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Should I Quit my Job or Not?

Updated on March 9, 2015

To Quit or Not to Quit?

Short answer: Quit.

Long answer: Quit eventually, but make preparations.

Why Should I Quit?

The number one reason people want to quit their job is because they hate it. This is especially true when you're at a crappy, low-paying job. If your job is minimum wage, it's pretty easy to quit and to find something else pretty quickly.

You may want to quit your crappy job because: the pay is low, your co-workers are jerks, the customers are jerks, it's too hard/uncomfortable, it's boring, it's too far away, etc.

The story is completely different, however, when your job is a well-paying job with future career possibilities. For example, I currently work at one of Canada's largest banks and although I am a teller, earning the lowest wage in the organization, there is a definite path to career advancement. Do I want to take that path? Well, let me tell you a story from someone who was a former employee.

I met "Jerome" one day at the branch that I work at and we got chatting, which is when I found out that he was a branch manager in the past. Now, however, he was running his own home-renovation company. He told me that he went from teller to branch manager in the space of five years - amazing! That's very quick and impressive, I thought. Our conversation went something like this:

Me: Wow, that's amazing. So, how come you quit?

Jerome: I just didn't want to work at the bank.

Me: But, you were already branch manager! The pay is great!

Jerome: Yeah, but at the end of the day, you're still working at the bank.

The moral of the story is this: If thoughts of quitting have crossed your mind, it's probably want you want and is the best choice for you.

Strong Reasons to Quit

There are many reasons to want to quit your job, but read along to find out some of the better reasons.

1. You're only there for the money.

If you're only there for the money, it's going to suck. If you're only there for the money, it means you dislike all other aspects and that's not a good thing. All jobs pay money, so you have to realize that this is not a legitimate reason to stay at a job that you hate.

2. Management/co-workers are jerks.

If everyone you work with is a jerk... it's not good for your health to spend most of your waking hours in such an environment. Even if the money is half decent and you enjoy the job itself, who you work with is a really big part of your job.

3. It's stressful.

A job could be so stressful that it actually causes you to get sick. Maybe the job is really physically demanding, maybe you often get injured on the job. Or maybe the customers you deal with just cause a lot of grief, or there is so much to do that you're always running around like a chicken with its head cut off. Is the stress worth the pay? If not, quit!

4. The job is dead-end.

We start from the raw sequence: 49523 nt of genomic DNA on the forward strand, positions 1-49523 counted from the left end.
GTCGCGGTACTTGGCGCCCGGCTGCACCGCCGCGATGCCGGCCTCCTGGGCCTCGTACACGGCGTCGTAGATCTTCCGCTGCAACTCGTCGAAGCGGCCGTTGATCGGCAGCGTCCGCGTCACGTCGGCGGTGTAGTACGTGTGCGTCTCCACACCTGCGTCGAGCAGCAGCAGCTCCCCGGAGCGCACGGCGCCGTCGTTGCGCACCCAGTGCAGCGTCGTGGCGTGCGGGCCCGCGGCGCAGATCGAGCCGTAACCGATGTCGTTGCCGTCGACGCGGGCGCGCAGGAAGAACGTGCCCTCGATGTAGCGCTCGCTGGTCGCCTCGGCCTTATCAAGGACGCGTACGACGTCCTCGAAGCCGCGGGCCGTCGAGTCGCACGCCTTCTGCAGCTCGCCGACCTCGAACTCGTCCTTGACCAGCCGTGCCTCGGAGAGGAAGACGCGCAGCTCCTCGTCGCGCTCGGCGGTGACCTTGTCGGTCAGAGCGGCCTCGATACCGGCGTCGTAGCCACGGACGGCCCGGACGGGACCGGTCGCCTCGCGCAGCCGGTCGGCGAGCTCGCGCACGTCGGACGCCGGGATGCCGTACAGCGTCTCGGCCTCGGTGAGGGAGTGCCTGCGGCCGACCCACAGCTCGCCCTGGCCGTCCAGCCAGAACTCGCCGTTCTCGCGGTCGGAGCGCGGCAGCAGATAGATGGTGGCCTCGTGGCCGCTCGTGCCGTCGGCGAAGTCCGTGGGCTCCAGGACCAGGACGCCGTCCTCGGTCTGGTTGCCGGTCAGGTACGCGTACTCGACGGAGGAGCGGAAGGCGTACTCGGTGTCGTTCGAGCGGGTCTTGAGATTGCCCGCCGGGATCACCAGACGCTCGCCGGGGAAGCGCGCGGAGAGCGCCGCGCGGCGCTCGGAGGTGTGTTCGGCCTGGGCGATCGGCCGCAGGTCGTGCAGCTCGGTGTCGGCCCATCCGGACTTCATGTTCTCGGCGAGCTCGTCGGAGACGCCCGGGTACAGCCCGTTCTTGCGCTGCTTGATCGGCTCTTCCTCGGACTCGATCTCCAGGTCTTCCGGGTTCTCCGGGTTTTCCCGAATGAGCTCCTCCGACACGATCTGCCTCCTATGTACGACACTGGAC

Even if the pay is OK, the people you work with are great... it might be a dead-end job. Perhaps you've been there a while and know your job inside-out. You could do it with your eyes closed and there is no room for advancement. It's time to leave and go somewhere you could actually spread your wings.

5. It's too far away from home.

Even if you have the perfect job, but your daily commute is too far, well, it's not the perfect job anymore. Unless you are willing to move house for your job, it might be time to quit. For example, a job that is an hour's drive away from home is worth 20% less than a job that is a 20-minute drive away from home (think about the gas and time costs).

How to Quit Your Job

There are many ways to quit your job. I'll list them out, from fastest to slowest.

Just walk out mid-shift or never return for your next shift.

This method may not be recommended by most people you meet, but hey, I recommend it! If you are sick and tired of your work and one day decide you can't take it anymore, do it. Just walk outta there or don't ever go back. You'll feel as if a weight has been lifted off your shoulders.

Only do this if you never want to work there ever again, and if the relationships with your supervisors and managers does not matter. You may or may not have to fight (e.g. contacting the government labour department) for your rightful pay if you do this, depending on the size of company you walked out of.

Just make sure you are OK financially for a few months! It could take a while to find a new job or source of income.

Give two weeks' notice.

This is normally what people do. They write a letter and hand it to their manager, notifying them two weeks in advance when their last day will be. It's not mandatory to give two weeks notice, but it's customary and it's polite. This will allow you to leave on good terms with both the company and the people who are in management.

Discuss things over with your supervisor/manager and agree on a day that will be your last.

This is the most agreeable way for an employee to leave, from a management perspective. It gives management enough time to prepare for your exit - like, do they need to find someone to replace you, or can they deal with it OK and thus let you go right away? Management may also try to convince you to stay, or offer you better employment terms (higher pay, better hours, better position, etc.) or they may be able to move you to another work department/branch, etc.

Just Do It!

Most people you talk to will try to convince you that quitting is not a good idea... but, I say, just do it! Don't waste any more time at a place you don't want to be. Look forward to your life and leave the rotten things in the past.

Quitting Poll

When are you quitting your job?

See results


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